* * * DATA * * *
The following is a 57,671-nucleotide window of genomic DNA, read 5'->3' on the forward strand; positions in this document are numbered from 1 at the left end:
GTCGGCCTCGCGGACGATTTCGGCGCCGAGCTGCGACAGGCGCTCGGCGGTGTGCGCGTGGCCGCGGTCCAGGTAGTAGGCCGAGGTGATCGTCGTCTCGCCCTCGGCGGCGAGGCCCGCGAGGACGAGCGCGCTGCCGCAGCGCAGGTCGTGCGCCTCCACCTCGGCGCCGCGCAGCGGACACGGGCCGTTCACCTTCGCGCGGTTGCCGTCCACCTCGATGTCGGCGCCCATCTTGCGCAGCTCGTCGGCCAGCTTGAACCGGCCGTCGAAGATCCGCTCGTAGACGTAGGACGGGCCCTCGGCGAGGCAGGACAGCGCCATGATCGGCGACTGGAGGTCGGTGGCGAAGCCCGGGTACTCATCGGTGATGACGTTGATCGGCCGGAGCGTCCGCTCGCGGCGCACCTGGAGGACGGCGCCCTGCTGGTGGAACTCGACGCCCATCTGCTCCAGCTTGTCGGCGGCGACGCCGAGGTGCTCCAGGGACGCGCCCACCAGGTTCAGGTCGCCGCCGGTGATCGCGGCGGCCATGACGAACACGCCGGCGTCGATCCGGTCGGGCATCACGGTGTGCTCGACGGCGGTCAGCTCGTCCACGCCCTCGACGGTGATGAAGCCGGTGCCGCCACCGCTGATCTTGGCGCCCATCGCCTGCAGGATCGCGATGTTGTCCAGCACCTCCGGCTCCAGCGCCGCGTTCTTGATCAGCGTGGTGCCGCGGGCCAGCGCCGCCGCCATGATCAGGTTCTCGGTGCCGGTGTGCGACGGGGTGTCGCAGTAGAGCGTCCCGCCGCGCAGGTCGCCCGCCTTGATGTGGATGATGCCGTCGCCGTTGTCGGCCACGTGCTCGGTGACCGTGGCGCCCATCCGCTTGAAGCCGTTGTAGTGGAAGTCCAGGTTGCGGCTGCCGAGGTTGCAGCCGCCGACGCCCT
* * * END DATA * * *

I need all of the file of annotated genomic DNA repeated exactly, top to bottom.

The following is a 57,671-nucleotide window of genomic DNA, read 5'->3' on the forward strand; positions in this document are numbered from 1 at the left end:
GTCGGCCTCGCGGACGATTTCGGCGCCGAGCTGCGACAGGCGCTCGGCGGTGTGCGCGTGGCCGCGGTCCAGGTAGTAGGCCGAGGTGATCGTCGTCTCGCCCTCGGCGGCGAGGCCCGCGAGGACGAGCGCGCTGCCGCAGCGCAGGTCGTGCGCCTCCACCTCGGCGCCGCGCAGCGGACACGGGCCGTTCACCTTCGCGCGGTTGCCGTCCACCTCGATGTCGGCGCCCATCTTGCGCAGCTCGTCGGCCAGCTTGAACCGGCCGTCGAAGATCCGCTCGTAGACGTAGGACGGGCCCTCGGCGAGGCAGGACAGCGCCATGATCGGCGACTGGAGGTCGGTGGCGAAGCCCGGGTACTCATCGGTGATGACGTTGATCGGCCGGAGCGTCCGCTCGCGGCGCACCTGGAGGACGGCGCCCTGCTGGTGGAACTCGACGCCCATCTGCTCCAGCTTGTCGGCGGCGACGCCGAGGTGCTCCAGGGACGCGCCCACCAGGTTCAGGTCGCCGCCGGTGATCGCGGCGGCCATGACGAACACGCCGGCGTCGATCCGGTCGGGCATCACGGTGTGCTCGACGGCGGTCAGCTCGTCCACGCCCTCGACGGTGATGAAGCCGGTGCCGCCACCGCTGATCTTGGCGCCCATCGCCTGCAGGATCGCGATGTTGTCCAGCACCTCCGGCTCCAGCGCCGCGTTCTTGATCAGCGTGGTGCCGCGGGCCAGCGCCGCCGCCATGATCAGGTTCTCGGTGCCGGTGTGCGACGGGGTGTCGCAGTAGAGCGTCCCGCCGCGCAGGTCGCCCGCCTTGATGTGGATGATGCCGTCGCCGTTGTCGGCCACGTGCTCGGTGACCGTGGCGCCCATCCGCTTGAAGCCGTTGTAGTGGAAGTCCAGGTTGCGGCTGCCGAGGTTGCAGCCGCCGACGCCCT